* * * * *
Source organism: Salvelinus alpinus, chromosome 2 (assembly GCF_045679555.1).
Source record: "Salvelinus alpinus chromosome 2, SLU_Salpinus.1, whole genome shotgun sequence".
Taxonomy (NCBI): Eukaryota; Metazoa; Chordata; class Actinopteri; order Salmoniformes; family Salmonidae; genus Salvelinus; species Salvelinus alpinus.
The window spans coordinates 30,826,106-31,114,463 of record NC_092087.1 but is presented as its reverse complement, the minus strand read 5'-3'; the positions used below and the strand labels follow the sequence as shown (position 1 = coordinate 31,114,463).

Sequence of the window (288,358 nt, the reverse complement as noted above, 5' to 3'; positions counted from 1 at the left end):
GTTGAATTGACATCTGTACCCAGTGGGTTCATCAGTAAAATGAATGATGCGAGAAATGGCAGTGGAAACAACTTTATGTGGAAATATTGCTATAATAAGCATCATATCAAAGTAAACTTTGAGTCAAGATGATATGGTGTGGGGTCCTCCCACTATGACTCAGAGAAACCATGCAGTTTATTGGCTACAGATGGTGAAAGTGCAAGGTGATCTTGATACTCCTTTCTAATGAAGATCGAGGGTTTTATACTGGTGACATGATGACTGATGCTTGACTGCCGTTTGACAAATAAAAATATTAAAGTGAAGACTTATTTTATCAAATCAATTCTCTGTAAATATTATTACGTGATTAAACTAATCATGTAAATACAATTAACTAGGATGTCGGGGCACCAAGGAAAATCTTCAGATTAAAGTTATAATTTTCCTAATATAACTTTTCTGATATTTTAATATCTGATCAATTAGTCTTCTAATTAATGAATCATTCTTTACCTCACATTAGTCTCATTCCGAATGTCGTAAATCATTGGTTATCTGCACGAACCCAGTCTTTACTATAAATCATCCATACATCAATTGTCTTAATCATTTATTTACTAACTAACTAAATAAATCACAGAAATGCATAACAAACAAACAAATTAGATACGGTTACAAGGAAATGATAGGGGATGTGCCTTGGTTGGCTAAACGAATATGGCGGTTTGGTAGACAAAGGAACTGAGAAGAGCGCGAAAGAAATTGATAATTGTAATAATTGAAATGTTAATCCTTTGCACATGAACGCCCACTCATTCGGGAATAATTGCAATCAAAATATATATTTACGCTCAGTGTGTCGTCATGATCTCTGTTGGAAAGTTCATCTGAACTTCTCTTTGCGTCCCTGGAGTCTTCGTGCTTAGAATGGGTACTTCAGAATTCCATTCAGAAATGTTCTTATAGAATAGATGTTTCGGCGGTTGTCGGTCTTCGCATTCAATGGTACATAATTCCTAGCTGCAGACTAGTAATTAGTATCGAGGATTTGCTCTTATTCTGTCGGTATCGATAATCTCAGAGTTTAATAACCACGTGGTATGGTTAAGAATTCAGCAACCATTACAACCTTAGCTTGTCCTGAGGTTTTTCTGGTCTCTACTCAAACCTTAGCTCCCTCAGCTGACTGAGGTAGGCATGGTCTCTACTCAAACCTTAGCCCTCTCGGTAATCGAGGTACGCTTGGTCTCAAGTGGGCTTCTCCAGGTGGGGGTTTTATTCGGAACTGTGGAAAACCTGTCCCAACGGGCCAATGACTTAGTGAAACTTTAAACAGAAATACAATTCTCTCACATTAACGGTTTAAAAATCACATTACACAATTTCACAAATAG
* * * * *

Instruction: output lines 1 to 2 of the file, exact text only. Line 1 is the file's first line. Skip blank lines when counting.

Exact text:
Source organism: Salvelinus alpinus, chromosome 2 (assembly GCF_045679555.1).
Source record: "Salvelinus alpinus chromosome 2, SLU_Salpinus.1, whole genome shotgun sequence".